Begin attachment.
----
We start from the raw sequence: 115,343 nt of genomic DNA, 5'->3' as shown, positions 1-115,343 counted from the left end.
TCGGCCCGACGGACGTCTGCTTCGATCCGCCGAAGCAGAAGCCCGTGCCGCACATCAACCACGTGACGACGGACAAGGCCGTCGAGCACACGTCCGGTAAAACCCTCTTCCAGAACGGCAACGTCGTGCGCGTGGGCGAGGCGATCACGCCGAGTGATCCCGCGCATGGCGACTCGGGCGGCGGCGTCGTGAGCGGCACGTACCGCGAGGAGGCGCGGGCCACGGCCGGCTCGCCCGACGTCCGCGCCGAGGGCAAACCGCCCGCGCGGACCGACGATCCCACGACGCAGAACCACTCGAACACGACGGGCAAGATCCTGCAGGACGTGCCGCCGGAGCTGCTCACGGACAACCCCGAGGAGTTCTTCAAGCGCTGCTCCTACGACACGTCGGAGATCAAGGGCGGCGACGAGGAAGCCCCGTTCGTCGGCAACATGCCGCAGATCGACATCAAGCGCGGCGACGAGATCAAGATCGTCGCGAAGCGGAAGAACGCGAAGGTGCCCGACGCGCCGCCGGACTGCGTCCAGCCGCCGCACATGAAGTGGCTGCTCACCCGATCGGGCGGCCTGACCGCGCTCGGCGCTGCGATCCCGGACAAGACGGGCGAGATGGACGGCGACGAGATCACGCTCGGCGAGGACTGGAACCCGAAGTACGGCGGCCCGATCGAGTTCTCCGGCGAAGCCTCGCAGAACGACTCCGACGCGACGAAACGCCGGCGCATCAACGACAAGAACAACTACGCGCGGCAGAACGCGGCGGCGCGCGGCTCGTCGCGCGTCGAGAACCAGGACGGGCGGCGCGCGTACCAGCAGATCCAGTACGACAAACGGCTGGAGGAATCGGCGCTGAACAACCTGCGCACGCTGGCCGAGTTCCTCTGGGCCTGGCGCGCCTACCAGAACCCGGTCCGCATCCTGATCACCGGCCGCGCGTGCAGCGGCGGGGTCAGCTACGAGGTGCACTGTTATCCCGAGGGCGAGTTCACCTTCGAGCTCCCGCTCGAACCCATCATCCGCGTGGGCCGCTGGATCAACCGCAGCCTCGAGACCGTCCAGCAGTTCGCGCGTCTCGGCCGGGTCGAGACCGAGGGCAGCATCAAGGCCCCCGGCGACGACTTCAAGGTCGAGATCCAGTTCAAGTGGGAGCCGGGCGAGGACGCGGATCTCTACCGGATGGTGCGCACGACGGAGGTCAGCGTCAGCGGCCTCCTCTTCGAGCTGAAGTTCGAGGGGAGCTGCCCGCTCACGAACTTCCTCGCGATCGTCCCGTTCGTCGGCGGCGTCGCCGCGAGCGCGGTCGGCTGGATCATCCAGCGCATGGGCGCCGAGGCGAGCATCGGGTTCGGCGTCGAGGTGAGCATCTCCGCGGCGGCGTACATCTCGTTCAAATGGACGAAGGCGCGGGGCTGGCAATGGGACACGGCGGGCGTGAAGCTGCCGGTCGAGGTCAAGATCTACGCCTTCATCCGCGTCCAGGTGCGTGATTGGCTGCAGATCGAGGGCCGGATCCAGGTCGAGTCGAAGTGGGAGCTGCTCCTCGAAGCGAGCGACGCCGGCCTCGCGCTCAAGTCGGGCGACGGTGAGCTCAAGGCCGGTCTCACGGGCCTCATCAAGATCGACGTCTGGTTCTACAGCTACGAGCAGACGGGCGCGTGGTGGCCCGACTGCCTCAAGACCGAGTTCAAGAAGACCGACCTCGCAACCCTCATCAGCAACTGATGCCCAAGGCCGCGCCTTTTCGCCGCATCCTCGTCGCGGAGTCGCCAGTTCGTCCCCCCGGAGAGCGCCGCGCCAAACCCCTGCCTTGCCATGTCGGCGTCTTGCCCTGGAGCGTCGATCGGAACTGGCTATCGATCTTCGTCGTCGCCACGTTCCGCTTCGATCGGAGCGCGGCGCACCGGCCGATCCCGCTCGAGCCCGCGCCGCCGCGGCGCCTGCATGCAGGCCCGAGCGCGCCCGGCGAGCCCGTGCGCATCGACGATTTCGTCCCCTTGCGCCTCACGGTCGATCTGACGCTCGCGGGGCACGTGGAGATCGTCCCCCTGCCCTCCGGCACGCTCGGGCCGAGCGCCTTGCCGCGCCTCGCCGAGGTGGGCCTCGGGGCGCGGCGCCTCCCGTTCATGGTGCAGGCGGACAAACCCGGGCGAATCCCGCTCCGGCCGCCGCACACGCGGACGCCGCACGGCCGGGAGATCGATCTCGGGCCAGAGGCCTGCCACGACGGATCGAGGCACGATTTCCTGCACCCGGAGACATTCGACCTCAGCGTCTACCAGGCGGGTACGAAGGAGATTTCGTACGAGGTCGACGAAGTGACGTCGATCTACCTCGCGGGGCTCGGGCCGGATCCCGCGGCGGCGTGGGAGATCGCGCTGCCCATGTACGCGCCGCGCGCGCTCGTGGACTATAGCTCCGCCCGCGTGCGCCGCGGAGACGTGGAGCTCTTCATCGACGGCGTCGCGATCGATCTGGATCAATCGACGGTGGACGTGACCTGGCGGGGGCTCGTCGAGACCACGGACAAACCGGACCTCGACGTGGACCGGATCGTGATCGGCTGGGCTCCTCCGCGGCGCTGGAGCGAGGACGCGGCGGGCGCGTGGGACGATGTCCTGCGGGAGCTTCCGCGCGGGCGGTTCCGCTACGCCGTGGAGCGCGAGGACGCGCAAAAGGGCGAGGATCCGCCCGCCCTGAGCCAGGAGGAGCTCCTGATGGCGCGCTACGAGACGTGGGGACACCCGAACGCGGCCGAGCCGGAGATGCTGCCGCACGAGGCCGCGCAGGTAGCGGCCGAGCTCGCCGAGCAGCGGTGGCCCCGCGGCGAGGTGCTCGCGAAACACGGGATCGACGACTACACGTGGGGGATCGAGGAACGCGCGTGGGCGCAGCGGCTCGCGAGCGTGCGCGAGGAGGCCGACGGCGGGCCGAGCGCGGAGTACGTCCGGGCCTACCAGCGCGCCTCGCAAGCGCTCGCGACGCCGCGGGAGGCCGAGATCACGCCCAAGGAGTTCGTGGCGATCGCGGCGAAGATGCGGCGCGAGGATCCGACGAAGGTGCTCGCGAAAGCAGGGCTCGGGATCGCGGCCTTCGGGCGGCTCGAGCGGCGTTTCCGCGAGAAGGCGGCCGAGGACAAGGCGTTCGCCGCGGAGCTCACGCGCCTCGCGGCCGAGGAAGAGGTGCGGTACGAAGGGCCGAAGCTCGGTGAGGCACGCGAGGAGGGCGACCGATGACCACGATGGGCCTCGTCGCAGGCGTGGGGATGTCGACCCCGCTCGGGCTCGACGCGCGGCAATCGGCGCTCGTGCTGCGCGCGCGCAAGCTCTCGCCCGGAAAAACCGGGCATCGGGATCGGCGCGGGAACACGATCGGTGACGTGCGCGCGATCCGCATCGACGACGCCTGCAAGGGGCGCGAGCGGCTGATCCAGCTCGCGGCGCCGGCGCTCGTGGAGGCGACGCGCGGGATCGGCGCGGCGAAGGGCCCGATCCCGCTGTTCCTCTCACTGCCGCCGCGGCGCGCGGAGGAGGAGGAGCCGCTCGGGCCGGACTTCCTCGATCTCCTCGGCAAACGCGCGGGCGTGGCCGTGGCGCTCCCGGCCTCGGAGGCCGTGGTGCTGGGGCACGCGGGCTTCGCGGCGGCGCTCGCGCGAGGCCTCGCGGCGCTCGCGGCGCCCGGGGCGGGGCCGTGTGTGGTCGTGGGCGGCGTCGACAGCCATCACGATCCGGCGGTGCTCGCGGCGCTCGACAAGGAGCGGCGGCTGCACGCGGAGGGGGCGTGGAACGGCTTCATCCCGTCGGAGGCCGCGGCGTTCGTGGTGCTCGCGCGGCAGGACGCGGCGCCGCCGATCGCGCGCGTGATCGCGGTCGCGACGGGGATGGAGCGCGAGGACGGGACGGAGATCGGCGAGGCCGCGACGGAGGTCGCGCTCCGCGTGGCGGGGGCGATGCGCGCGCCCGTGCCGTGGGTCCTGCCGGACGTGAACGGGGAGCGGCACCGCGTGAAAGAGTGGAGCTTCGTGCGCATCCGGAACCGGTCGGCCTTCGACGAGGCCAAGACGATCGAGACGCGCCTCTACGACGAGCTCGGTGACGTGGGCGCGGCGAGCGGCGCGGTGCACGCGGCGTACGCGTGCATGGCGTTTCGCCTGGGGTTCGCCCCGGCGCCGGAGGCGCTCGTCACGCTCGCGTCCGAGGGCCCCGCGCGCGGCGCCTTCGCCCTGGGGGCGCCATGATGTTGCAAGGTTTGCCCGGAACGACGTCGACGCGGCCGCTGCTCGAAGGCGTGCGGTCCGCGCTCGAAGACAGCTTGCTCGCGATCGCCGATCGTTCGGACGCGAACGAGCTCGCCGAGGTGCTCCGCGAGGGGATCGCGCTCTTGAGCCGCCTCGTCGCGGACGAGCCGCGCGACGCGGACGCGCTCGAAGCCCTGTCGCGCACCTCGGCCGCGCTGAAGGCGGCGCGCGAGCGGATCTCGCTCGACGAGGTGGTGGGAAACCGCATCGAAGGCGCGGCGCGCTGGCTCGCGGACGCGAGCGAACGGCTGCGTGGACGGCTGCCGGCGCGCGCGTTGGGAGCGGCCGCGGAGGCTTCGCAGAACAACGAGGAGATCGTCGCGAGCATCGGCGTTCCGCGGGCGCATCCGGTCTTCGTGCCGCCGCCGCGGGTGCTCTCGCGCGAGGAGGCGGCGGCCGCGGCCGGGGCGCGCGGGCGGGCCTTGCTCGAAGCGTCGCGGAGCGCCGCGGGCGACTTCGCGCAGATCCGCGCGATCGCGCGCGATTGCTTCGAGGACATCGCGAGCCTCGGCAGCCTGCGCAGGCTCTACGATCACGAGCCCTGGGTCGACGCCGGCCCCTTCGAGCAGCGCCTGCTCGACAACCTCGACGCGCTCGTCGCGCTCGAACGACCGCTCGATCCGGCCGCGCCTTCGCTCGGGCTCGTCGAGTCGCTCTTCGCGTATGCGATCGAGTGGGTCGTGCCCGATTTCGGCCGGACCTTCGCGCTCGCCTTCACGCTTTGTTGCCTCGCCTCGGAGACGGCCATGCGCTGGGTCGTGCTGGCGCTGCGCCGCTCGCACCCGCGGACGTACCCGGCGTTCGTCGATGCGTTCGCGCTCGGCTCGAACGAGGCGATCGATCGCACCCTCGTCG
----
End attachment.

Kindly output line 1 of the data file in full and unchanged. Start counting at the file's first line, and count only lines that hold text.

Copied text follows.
We start from the raw sequence: 115,343 nt of genomic DNA, 5'->3' as shown, positions 1-115,343 counted from the left end.